How the WTO TBT and Free Trade Agreements Support Standards
How the World Trade Organization’s Agreement on Technical Barriers to Trade (WTO TBT) and U.S. Free Trade Agreements support the promotion and use of national and international standards in foreign markets.
On November 12, 2020, the Women in Standards welcomed Jennifer A. Stradtman, Director, Technical Barriers to Trade, EOP/USTR and MaryAnn Hogan, WTO TBT Inquiry Point of the United States as our November webinar presenters. Jennifer and MaryAnn provided an overview of the World Trade Organization (WTO), the WTO Technical Barriers to Trade (TBT) Agreement, and how the WTO TBT Agreement and US Free Trade Agreements support standards setting.
Jennifer kicked off the presentation by providing an overview of US trade policy and the role of the U.S. Trade Representative (USTR). She highlighted that American trade policy works toward opening markets throughout the world to create new opportunities and higher living standards for families, farmers, manufacturers, workers, consumers, and businesses.
And that the USTR is responsible for developing and coordinating U.S. international trade, commodity, and direct investment policy, and overseeing negotiations with other countries.
In their role as a member of the World Trade Organization Technical Barriers to Trade committee, USTR meetings three times a year in March, June, and November to provide the principles for the development of international standards and a “Code of Good Practice” for the development of standards. Before each meeting, the USTR in coordination with other agencies prepare for weeks to develop suggestions on what specific trade concerns must be taken to the committee. Every three years, the committee also performs a review of the Technical Barriers to Trade agreement.
With the Technical Barriers to Trade agreement, Jennifer highlighted the following important principles:
- National Treatment – Foreign products should not be treated differently than domestic products.
- Most Favored Nation – Foreign products should not be treated differently than any other WTO Member (with exceptions).
- Member countries must consider alternatives when developing a technical regulation.
- There is a presumption of compliance if international standards are used.
- Members have a right to protect their “legitimate objectives” of a technical regulation and there is nothing in the TBTA that prevents the Member from having its own conformity assessment procedures.
Jennifer also discussed the use of international standards within the WTO TBT. The TBT does not specify any specific SDO as ‘International’ and as such, the TBT articles 2, 5 and annex 3 are used to determine if a standard is international. In the United States, a standards developing organization that can show that they meet articles 2, 5 and annex 3 could then argue that their standards should be recognized and applied as international standards. Jennifer reviewed the requirements of articles 2, 5 and annex 3 and discussed what the TBT looks for in evaluating whether a standard meets those requirements.
In her presentation, MaryAnn provided an overview of the Notify Us system and the role of the US Inquiry Point. This is in accordance with the WTO TBT which requires that its members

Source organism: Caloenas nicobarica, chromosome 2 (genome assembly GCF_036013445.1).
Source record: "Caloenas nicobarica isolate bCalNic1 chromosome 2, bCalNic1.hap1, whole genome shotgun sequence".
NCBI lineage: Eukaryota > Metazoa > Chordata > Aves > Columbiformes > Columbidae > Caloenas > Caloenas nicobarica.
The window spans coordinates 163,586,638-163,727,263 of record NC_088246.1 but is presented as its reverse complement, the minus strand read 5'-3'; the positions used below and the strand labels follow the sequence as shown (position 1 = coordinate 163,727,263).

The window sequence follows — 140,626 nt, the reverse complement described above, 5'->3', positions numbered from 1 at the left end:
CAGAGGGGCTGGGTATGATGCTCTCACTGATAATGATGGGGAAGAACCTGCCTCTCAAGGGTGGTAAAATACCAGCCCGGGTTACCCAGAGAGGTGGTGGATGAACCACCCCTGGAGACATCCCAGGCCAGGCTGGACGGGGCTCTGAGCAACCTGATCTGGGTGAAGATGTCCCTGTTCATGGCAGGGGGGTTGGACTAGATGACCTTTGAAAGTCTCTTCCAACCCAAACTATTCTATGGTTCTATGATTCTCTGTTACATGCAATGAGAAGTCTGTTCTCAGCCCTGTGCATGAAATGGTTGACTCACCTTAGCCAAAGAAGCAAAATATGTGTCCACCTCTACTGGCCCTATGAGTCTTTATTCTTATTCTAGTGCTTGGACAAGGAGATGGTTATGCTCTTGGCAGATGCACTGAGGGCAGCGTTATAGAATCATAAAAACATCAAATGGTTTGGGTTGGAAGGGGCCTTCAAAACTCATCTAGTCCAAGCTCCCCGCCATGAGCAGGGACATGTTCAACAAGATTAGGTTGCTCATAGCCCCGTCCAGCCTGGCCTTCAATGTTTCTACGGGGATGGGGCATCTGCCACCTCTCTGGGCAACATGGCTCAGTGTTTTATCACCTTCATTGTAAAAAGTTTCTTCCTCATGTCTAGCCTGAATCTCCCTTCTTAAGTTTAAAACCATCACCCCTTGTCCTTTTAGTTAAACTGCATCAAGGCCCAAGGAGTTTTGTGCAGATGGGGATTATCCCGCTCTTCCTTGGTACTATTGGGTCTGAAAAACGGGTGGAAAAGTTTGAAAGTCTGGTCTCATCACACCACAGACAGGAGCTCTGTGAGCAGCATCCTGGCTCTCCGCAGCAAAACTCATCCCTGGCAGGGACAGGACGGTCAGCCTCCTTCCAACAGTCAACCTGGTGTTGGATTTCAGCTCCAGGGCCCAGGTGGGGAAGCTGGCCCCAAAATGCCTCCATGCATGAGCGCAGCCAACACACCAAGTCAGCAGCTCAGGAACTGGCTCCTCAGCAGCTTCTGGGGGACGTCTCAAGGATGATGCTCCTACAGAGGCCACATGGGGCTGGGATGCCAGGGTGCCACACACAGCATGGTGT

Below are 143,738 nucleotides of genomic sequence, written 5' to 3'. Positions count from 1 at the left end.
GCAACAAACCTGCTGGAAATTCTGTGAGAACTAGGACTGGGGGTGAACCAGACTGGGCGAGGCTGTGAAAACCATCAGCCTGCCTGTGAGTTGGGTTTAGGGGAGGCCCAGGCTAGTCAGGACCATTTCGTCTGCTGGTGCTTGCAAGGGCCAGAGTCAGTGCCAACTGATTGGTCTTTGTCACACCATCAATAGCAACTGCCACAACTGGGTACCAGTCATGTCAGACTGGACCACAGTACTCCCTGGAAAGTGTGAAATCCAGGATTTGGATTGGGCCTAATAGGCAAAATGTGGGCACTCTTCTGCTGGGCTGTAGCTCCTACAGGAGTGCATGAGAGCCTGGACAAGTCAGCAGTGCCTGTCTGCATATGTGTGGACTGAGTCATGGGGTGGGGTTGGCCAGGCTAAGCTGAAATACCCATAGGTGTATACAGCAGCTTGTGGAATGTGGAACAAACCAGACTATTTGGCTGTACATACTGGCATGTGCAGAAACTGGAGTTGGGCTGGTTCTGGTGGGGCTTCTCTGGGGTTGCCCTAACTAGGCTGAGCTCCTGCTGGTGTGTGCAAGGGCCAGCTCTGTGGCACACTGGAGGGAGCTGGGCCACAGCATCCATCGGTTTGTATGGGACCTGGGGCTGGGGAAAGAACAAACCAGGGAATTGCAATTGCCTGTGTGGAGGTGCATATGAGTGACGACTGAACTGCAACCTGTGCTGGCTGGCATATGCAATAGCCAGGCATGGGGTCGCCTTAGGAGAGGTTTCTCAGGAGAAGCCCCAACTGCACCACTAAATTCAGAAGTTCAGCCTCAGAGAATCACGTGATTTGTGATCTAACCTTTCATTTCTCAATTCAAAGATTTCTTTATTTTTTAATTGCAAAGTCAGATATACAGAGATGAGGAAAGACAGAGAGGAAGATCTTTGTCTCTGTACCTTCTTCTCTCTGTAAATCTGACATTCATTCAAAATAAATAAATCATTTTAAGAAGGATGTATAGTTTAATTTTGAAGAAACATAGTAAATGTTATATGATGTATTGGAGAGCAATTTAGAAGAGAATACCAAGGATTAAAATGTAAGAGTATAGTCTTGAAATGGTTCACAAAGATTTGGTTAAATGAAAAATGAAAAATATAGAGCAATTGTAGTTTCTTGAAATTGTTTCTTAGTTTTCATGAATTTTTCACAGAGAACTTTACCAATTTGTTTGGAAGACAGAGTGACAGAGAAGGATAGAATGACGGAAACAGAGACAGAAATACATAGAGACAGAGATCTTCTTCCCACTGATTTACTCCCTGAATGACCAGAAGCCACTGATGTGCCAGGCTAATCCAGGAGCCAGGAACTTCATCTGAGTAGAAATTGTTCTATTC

- Establish and maintain a national enquiry (inquiry) point
- Publish draft regulation at an appropriately early stage
- Notify draft regulations/amendments to the WTO
‘Notify’ meaning to alert other affected parties of all U.S. technical regulations and conformity assessment procedures. The US Inquiry Point is responsible for identifying and notifying potential TBT measures, processing and handling comments on notifications, and facilitating communications.
MaryAnn walked attendees through the process of registering for email alerts from the Notify Us portal (www.nist.gov/notifyus), reviewing those postings, and submitting a comment. She also suggested that attendees monitor the ePing Alert system, with is a free online system for notifications submitted by WTO members (http://www.epingalert.org/en#)
The Notify Us portal is a benefit to standards developing organizations as it provides transparency on what the US and other countries are working on and providing a mechanism for organizations to submit comments and influence revisions to those draft documents. Organization might monitory the system to identify when a standard is added or removed from a technical regulation or opportunities to identify their standard as being available and meeting the proposed need. Organizations can also reach out to connect with trade agencies such USTR and make them aware of US intellectual property and businesses that might be affected by those draft proposals.
The Notify Us website also provide guidance on “How to Comment.” It is accessible via the Notify U.S. web site without logging in or being registered for the service at https://tsapps.nist.gov/notifyus/data/guidance/guidance.cfm. MaryAnn noted that they are working to develop further guidance so check back later for additional resources.
The Inquiry Point is available to support standards developers. Organizations are encouraged to reach out when:
- They are not sure if a member has notified a technical regulation or new or changing Conformity Assessment Procedure (CAP) under the TBT agreement.
- They want to request notification of non-notified TBT measure (proposed technical regulation or CAP).
- They need more time to comment.
- They are working to finalize a comment for submission but have questions not answered in the guidance (see https://tsapps.nist.gov/notifyus/data/guidance/guidance.cfm).
- They have general questions about Technical Barriers to Trade.
The Women in Standards sends our thanks to Jennifer and MaryAnn for a very informative presentation and look forward to learning more about Notify Us and the WTO TBT.